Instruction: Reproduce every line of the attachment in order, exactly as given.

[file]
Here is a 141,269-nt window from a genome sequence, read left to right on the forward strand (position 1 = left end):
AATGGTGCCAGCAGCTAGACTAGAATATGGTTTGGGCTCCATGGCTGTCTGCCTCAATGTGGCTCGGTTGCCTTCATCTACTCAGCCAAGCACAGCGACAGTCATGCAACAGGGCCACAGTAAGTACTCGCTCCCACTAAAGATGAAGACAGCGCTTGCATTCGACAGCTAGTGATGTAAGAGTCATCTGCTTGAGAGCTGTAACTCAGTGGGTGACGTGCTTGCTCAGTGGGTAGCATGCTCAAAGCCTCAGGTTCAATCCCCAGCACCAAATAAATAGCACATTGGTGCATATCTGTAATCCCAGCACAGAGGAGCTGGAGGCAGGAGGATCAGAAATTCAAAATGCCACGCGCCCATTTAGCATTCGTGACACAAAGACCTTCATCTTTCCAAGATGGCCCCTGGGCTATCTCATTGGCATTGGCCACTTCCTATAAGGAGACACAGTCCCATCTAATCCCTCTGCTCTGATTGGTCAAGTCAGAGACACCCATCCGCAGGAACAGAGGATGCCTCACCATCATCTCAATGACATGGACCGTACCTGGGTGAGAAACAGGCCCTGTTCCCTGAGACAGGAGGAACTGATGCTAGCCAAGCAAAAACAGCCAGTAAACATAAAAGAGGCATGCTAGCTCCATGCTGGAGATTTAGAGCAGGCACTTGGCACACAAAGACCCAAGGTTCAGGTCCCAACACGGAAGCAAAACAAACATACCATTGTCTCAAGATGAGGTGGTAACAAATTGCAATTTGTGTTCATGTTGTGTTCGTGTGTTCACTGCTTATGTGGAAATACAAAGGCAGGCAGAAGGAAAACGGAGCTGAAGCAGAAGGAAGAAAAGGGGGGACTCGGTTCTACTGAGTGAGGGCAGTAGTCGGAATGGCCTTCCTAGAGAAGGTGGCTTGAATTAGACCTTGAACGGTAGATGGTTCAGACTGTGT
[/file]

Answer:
Here is a 141,269-nt window from a genome sequence, read left to right on the forward strand (position 1 = left end):
AATGGTGCCAGCAGCTAGACTAGAATATGGTTTGGGCTCCATGGCTGTCTGCCTCAATGTGGCTCGGTTGCCTTCATCTACTCAGCCAAGCACAGCGACAGTCATGCAACAGGGCCACAGTAAGTACTCGCTCCCACTAAAGATGAAGACAGCGCTTGCATTCGACAGCTAGTGATGTAAGAGTCATCTGCTTGAGAGCTGTAACTCAGTGGGTGACGTGCTTGCTCAGTGGGTAGCATGCTCAAAGCCTCAGGTTCAATCCCCAGCACCAAATAAATAGCACATTGGTGCATATCTGTAATCCCAGCACAGAGGAGCTGGAGGCAGGAGGATCAGAAATTCAAAATGCCACGCGCCCATTTAGCATTCGTGACACAAAGACCTTCATCTTTCCAAGATGGCCCCTGGGCTATCTCATTGGCATTGGCCACTTCCTATAAGGAGACACAGTCCCATCTAATCCCTCTGCTCTGATTGGTCAAGTCAGAGACACCCATCCGCAGGAACAGAGGATGCCTCACCATCATCTCAATGACATGGACCGTACCTGGGTGAGAAACAGGCCCTGTTCCCTGAGACAGGAGGAACTGATGCTAGCCAAGCAAAAACAGCCAGTAAACATAAAAGAGGCATGCTAGCTCCATGCTGGAGATTTAGAGCAGGCACTTGGCACACAAAGACCCAAGGTTCAGGTCCCAACACGGAAGCAAAACAAACATACCATTGTCTCAAGATGAGGTGGTAACAAATTGCAATTTGTGTTCATGTTGTGTTCGTGTGTTCACTGCTTATGTGGAAATACAAAGGCAGGCAGAAGGAAAACGGAGCTGAAGCAGAAGGAAGAAAAGGGGGGACTCGGTTCTACTGAGTGAGGGCAGTAGTCGGAATGGCCTTCCTAGAGAAGGTGGCTTGAATTAGACCTTGAACGGTAGATGGTTCAGACTGTGT